Monitor your credit score, bank and financial statements, and take action by alerting the appropriate party and changing your password quickly if anything seems incorrect or suspicious. Shred account statements or other documents with sensitive numbers or information printed on them. If something seems awry, you can freeze your credit for free with any of the three credit bureaus.
Malware is an umbrella term for malicious software designed to harm a device, network or service, such as a virus. Spyware, a type of malware, can be used by abusers to monitor all activity on your device and steal passwords, credit card or banking information. Meanwhile, rootkits are a collection of tools that enable unauthorized use of your device and can often avoid detection. Both are especially relevant to be cautious and aware of if you have experienced domestic violence or a controlling or abusive partner.
Other forms of malware include but are not limited to:
- Adware - Displays advertisements on your screen while collecting personal information to serve you with more personalized ads
- Trojans - Camouflages as legitimate software to trick you into installing harmful software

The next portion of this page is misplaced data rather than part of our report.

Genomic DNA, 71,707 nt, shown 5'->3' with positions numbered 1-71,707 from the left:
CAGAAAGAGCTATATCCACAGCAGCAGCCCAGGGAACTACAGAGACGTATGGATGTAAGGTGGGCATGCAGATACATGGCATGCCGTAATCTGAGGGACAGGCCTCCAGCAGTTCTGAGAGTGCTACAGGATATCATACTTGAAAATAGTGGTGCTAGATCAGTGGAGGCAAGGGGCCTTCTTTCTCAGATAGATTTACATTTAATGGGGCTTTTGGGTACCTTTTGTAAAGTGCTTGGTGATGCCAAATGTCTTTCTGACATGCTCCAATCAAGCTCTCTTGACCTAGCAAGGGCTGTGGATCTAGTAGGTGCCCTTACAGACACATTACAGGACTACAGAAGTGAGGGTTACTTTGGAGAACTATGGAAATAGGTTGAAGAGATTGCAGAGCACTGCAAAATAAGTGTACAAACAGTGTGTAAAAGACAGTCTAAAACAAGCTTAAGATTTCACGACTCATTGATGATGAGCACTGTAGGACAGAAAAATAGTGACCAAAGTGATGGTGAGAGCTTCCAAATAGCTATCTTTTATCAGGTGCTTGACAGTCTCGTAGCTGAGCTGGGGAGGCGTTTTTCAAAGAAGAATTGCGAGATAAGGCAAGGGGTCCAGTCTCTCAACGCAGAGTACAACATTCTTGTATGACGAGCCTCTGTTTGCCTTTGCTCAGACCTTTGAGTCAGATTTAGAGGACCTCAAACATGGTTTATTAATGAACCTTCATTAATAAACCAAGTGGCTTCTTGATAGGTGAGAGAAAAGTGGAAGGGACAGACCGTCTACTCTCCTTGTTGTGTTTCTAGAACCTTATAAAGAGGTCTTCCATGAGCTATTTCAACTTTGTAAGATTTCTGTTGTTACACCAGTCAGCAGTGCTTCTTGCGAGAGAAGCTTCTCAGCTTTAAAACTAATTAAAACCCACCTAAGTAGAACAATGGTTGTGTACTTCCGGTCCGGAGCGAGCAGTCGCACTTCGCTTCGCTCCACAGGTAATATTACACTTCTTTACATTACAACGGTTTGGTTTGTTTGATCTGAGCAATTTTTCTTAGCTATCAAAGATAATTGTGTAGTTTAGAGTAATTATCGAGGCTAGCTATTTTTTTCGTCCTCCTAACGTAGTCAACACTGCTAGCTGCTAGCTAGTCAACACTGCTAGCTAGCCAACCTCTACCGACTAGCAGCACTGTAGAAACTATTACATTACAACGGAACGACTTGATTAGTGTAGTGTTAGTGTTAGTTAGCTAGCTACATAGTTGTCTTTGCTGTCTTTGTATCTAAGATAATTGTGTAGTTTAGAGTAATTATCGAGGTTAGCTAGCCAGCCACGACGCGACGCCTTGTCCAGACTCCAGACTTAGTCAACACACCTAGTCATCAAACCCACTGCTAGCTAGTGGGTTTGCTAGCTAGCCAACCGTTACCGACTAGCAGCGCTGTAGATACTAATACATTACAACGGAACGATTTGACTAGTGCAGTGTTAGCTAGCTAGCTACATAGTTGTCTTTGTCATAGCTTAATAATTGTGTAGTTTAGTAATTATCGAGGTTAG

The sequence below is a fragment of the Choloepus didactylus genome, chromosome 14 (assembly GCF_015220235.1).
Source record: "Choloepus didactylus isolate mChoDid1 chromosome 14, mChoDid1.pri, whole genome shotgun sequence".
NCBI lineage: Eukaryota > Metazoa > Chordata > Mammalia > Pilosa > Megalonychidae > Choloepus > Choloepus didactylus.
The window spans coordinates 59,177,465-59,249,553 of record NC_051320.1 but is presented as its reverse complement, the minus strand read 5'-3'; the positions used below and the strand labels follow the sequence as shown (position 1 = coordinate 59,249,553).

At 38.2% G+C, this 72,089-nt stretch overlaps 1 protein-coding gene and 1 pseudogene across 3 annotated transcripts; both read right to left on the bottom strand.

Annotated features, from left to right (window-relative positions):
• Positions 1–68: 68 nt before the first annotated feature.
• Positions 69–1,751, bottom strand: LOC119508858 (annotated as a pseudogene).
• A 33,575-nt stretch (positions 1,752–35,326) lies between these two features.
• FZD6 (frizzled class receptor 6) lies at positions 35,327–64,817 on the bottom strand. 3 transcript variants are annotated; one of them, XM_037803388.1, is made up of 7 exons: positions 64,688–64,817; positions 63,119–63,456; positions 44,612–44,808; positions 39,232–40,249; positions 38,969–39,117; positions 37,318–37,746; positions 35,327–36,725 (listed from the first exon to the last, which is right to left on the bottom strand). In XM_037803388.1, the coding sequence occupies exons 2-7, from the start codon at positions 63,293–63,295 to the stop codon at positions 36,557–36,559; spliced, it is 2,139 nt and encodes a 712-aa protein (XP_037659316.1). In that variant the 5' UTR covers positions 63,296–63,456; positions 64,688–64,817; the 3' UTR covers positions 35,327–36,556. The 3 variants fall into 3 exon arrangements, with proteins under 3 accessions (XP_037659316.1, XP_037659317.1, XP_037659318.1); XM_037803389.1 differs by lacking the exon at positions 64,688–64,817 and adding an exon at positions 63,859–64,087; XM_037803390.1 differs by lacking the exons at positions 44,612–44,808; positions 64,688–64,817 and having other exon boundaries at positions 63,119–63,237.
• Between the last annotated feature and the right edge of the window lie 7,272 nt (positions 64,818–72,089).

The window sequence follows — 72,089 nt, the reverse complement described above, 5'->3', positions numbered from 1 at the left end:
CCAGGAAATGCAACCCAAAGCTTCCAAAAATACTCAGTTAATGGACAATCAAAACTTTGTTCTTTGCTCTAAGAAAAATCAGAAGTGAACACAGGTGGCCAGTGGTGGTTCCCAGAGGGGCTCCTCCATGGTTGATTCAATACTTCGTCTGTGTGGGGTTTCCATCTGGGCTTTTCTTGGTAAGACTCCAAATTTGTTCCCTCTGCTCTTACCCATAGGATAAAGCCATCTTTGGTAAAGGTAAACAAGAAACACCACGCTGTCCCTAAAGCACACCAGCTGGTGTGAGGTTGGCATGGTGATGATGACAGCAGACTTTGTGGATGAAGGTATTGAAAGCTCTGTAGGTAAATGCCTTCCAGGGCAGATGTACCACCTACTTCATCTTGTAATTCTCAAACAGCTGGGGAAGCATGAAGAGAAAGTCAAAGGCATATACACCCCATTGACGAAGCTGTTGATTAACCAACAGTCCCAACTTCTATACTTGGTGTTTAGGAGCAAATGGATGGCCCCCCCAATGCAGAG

- Rootware - Replicates itself to infect other devices connected to a network
- Scareware - Exploits a user’s fear and leads them to believe they need to download or buy something (e.g. antivirus software) that is actually harmful, like ransomware.
- Ransomware - a form of malware that uses encryption to hold a victim’s information, data or files at ransom. The attacker demands a ransom to deliver a decryption key that will (usually) restore access to the files or data.
Malware attacks are usually made possible through phishing or social engineering, with the attacker, for example, posing as law enforcement and claiming they found illegal data on the victim’s device, while asserting they will not reinstate access until a fine is paid. The criminal may also threaten to leak embarrassing, proprietary or valuable information—like revenge porn or doxing—if the ransom isn’t paid. An abusive partner or other individual you know personally may be able to successfully trick you with greater ease, given your relationships and the fact that they know you better than a faraway hacker might.